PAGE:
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What you need to know about oral cancer

The month of April is oral cancer awareness month, providing an opportunity to highlight the prevention and early detection of oral cancers. Oral cancers, or cancers of the mouth cavity and upper throat, are not as common as other cancers, representing only about 4 percent of all cancers diagnosed in the United States yearly. However, these cancers often are diagnosed at an advanced stage, decreasing the chance of cure. 

Additionally, many who are diagnosed at a late stage and survive suffer long-term problems like facial disfigurement or difficulties eating or speaking. Being aware of the risk factors and understanding the early signs or symptoms not only will help diagnose the illness at an earlier stage, when mortality and treatment-related problems can be reduced, but hopefully will help prevent it as well. 

WHAT ARE ORAL HEAD AND NECK CANCER SYMPTOMS? 

Some of the most common symptoms include a non-healing sore in the mouth, which may or may not be painful, a painless lump on the neck, difficulty swallowing, a change in voice or hoarseness, an earache, a white or red patch on the gums, tongue or lining or the mouth, a lump or swelling in the mouth or unexplained numbness or pain of the mouth, jaw or neck. Non-cancerous conditions can cause these symptoms as well. However, if these symptoms persist for longer than two to three weeks, see your dentist or health care provider for further evaluation.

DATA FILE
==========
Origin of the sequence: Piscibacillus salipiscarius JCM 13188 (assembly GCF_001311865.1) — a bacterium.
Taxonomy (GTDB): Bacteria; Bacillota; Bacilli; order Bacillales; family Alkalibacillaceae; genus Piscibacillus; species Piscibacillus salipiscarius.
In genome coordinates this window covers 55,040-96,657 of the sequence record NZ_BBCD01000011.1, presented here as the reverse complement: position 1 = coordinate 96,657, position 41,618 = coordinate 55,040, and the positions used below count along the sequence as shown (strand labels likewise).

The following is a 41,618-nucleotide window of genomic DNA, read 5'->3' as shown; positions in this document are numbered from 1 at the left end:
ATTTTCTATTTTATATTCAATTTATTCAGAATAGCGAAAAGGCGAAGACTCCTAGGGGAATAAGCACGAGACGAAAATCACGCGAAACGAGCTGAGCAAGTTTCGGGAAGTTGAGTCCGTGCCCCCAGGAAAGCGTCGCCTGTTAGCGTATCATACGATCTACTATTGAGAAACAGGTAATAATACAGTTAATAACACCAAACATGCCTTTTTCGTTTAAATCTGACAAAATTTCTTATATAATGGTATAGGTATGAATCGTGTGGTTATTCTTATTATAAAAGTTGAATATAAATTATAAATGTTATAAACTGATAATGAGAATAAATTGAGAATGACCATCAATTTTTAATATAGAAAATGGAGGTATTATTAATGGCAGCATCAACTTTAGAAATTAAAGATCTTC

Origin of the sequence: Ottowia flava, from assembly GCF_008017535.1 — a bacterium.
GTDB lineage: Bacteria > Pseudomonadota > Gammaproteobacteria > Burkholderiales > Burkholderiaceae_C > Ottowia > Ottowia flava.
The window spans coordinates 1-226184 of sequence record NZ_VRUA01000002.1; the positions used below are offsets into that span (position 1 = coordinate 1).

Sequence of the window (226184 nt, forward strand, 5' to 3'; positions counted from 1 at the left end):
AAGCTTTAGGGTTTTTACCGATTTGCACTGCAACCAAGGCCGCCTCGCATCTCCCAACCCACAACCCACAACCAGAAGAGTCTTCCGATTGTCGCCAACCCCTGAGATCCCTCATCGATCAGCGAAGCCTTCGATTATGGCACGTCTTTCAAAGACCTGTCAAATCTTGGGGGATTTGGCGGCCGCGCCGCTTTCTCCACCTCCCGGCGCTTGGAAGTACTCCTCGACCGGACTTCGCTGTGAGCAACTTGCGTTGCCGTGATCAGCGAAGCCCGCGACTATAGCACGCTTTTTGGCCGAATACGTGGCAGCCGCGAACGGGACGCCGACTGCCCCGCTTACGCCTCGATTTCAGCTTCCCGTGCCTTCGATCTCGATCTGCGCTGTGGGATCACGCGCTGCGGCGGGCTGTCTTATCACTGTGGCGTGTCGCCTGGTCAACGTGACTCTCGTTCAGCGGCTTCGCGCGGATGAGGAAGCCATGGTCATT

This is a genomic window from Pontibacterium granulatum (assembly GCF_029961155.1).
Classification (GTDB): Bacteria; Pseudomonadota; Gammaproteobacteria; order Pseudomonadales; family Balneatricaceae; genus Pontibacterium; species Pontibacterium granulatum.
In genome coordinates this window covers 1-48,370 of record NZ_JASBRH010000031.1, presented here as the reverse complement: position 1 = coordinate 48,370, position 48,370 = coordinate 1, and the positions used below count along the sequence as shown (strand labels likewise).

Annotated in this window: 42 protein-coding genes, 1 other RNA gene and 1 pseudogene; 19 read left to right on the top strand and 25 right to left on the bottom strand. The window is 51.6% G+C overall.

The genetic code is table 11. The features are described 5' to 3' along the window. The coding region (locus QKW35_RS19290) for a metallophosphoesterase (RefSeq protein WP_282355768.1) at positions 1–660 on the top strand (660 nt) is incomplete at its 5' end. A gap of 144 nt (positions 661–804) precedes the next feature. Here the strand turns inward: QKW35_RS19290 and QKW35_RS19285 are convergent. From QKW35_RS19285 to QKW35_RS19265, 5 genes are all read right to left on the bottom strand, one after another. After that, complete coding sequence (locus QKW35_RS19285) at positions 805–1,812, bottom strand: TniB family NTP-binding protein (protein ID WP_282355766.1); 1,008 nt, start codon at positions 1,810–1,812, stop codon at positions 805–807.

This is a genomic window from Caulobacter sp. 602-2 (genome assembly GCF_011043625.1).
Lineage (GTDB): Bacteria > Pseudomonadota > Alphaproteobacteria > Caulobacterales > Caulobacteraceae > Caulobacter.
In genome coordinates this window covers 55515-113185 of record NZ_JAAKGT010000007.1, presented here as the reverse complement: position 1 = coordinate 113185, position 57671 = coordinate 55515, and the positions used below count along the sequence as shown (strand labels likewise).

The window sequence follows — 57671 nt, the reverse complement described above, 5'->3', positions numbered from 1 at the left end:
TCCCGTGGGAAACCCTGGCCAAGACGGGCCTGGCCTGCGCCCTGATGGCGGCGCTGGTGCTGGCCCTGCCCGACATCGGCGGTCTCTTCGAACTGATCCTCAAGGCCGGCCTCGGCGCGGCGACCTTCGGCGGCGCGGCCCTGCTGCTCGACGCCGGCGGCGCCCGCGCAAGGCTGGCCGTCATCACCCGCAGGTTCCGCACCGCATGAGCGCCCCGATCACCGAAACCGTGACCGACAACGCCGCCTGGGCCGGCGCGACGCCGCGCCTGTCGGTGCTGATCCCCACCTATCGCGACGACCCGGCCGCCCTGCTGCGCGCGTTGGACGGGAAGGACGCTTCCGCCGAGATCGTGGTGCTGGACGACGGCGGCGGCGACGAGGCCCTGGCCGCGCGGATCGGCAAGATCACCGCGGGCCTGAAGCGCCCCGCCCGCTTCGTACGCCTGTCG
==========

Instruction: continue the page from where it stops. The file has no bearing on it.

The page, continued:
WHAT ARE THE RISK FACTORS? 

Tobacco products and heavy alcohol use are common risk factors. However, there has been an increase in oropharyngeal cancers, or cancers involving the tonsils or base of the tongue, in young patients without the traditional risk factors. These cancers are related to infection with the cancer-causing types of human papillomavirus (HPV), a sexually transmitted virus. In fact, three-quarters of all oropharyngeal cancers are caused by HPV infection. This is the same virus that is linked to cervical cancer. 

CAN I BE SCREENED FOR HEAD AND NECK CANCER? 

Your dentist or health care provider can do an oral cancer screening, where they examine oral cavity and neck for signs of cancer or precancerous lesions. 

HOW CAN I PREVENT THE DISEASE? 

Avoid all tobacco use and use alcohol sparingly. If eligible, vaccinate yourself and your children against HPV. A surprising 80 percent of sexually active people will contract HPV at some point in their lives. The CDC recommends the HPV vaccine for boys and girls beginning at age 11 through the age of 25. However, the FDA has approved an HPV vaccine up to the age of 45. 

Being aware of the symptoms and risk factors of oral cancer will help lead to early detection and treatment, which is the key to a full recovery. If you have never had an oral cancer examination, there is no better time than during Oral Cancer Awareness Month! In the future, ask your dentist to make this a regular part of your routine dental checkup. 


Dr. Pamela Tuli is a hematologist-oncologist practicing with The Medical Oncology Group – Memorial Physician Clinics. She can be contacted at (228)-575-1234. 

 

Written by Dr. Pamela Tuli

Dr. Pamela Tuli is a hematologist-oncologist practicing with The Medical Oncology Group - Memorial Physician Clinics. She can be contacted at (228)-575-1234.

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